Medical Care ,  Mental Health

Alzheimer’s-like neurological disorder identified

January 13, 2015

Scientist's discovery of ‘Primary Age-related Tauopathy’ may lead to new treatments


Alzheimer’s-like neurological disorder identified

 

A breakthrough study published in the Journal Acta Neuoropathologica has identified a new neurological disease, primary age-related tauopathy (PART), which is highly similar to – and commonly mistaken for – Alzheimer’s Disease.

Both diseases cause cognitive impairments such as memory loss, but differ in brain pathology. Researchers are hopeful that this new information may lead to the development of more effective, targeted treatments for varying memory disorders, Medical News Today reported.

Alzheimer’s Disease is characterised by the presence of plaques of a protein called beta-amyloid, and ‘tangles’ of a protein called tau, which proliferate throughout the brain. However, patients with PART only possess the tangles, which are exclusive to the medial temporal lobe, basal forebrain, brainstem and olfactory regions – incidentally, areas of the brain that are closely linked to memory.

Prior to this study, memory-impaired ‘tangles-only’ patients were considered to be “either very early-stage Alzheimer’s or a variant of the disease in which the plaques are harder to detect”, according to a University of Kentucky study.

And yet, in-depth studies have failed to detect the presence of abnormal beta-amyloid in the brains of these patients, meaning that the subjects did not develop beta-amyloid plaques and hence cannot be diagnosed with Alzheimer’s.

This new information brings two distinct advantages. As with many degenerative diseases, early detection and diagnosis is vital to successfully treat patients before irreparable damage occurs.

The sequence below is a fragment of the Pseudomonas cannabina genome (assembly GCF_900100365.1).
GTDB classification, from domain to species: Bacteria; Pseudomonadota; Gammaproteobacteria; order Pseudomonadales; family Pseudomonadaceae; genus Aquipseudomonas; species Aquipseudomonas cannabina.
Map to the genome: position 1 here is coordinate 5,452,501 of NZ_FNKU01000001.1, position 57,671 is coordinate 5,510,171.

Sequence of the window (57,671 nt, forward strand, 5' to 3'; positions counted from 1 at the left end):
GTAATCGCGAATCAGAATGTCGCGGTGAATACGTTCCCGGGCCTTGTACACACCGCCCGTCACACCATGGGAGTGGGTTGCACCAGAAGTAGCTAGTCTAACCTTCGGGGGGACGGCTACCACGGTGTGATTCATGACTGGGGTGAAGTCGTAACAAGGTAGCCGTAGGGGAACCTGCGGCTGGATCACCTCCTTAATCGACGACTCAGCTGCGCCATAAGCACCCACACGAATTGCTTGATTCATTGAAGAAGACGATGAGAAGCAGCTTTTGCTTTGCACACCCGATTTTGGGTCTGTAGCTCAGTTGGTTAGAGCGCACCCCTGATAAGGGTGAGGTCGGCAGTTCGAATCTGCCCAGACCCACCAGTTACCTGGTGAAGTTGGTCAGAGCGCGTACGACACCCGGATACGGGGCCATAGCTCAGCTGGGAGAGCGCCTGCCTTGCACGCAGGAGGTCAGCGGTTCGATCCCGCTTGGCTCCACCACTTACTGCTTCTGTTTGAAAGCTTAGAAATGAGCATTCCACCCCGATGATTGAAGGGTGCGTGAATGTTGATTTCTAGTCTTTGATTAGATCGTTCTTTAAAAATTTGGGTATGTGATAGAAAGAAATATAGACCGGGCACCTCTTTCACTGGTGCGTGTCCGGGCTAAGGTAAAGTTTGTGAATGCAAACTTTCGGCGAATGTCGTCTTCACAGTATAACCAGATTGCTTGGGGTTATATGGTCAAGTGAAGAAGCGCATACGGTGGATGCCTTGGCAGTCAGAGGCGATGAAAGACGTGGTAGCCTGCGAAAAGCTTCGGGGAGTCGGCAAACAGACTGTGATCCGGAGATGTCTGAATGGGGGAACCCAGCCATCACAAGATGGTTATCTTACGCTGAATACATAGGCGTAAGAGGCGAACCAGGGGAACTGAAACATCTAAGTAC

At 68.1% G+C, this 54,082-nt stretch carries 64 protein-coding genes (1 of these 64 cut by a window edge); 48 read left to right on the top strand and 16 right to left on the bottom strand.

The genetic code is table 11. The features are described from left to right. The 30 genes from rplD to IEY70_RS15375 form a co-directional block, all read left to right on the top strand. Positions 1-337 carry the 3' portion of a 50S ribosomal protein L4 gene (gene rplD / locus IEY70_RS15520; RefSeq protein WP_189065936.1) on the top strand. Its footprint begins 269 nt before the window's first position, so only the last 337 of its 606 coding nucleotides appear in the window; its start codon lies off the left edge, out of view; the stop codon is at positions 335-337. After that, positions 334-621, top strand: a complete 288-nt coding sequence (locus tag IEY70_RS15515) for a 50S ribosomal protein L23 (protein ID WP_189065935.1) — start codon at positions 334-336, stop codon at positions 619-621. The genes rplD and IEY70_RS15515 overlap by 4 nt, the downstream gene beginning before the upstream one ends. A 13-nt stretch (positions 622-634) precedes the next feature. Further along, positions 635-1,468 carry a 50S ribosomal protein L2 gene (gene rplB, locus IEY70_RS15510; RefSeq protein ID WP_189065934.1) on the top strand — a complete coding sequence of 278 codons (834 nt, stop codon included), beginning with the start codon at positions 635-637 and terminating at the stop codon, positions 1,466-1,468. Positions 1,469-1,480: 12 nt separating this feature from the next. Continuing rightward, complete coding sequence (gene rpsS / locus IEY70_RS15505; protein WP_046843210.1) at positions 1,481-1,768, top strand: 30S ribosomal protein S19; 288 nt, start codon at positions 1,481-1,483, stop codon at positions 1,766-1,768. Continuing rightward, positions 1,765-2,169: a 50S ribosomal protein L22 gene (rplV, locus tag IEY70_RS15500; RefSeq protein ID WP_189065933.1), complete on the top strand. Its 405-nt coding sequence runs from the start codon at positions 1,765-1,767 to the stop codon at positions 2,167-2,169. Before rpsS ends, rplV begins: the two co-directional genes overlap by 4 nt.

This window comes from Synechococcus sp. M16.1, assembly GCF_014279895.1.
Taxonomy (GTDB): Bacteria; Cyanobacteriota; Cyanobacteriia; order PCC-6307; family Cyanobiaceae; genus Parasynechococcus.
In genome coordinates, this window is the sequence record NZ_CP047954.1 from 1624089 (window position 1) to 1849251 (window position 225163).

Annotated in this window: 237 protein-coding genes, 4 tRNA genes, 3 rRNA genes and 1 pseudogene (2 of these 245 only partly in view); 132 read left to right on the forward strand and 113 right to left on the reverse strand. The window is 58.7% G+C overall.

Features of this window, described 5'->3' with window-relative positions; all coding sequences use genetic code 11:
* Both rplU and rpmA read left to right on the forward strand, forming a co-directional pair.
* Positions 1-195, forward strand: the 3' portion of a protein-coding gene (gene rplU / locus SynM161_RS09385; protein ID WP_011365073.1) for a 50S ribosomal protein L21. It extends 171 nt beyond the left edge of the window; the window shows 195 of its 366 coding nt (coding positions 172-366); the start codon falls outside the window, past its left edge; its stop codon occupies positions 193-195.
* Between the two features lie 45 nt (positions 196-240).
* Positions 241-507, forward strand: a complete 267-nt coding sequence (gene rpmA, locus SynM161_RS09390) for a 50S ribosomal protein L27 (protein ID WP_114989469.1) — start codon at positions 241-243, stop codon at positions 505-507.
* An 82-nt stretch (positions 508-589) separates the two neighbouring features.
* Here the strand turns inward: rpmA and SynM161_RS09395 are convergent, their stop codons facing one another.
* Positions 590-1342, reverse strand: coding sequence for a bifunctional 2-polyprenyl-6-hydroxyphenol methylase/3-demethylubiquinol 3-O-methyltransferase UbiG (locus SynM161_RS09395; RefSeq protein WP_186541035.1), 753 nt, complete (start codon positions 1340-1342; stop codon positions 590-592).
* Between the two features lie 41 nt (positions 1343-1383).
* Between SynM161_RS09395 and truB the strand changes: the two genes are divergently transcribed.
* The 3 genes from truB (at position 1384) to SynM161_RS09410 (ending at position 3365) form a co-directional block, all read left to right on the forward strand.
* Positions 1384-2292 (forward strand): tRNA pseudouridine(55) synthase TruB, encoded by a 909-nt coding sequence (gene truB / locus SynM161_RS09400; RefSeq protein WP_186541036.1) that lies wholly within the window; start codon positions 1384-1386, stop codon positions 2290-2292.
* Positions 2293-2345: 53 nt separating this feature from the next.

"Until now, PART has been difficult to treat or even study because of lack of well-defined criteria. Now that the scientific community has come to a consensus on what the key features of PART are, this will help doctors diagnose different forms of memory impairment early,” co-author Dr Peter T. Nelson of the Sanders-Brown Center on Aging at the University of Kentucky said in a research article published on the university’s website.

“These advancements will have a big impact on our ability to recognise and develop effective treatments for brain diseases seen in older persons."

Furthermore, PART patients may negatively impact the results of clinical trials for Alzheimer’s medication, as these drugs are ineffective against tangles. A more accurate diagnosis may help to improve the accuracy of such trials.

Although the researchers are currently unable to determine how common PART is, studies have shown that of the patients suffering from mild cognitive impairment, which had undergone brain scans and were tested for both beta-amyloid and tau, 25 percent tested negative for abnormal beta-amyloid, suggesting that they have PART.

It is also worth noting that researchers have observed a higher prevalence of PART in the elderly; the reasons behind this remain unknown.

 

Further links:
Uknow.uky.edu
Medicalnewstoday.com

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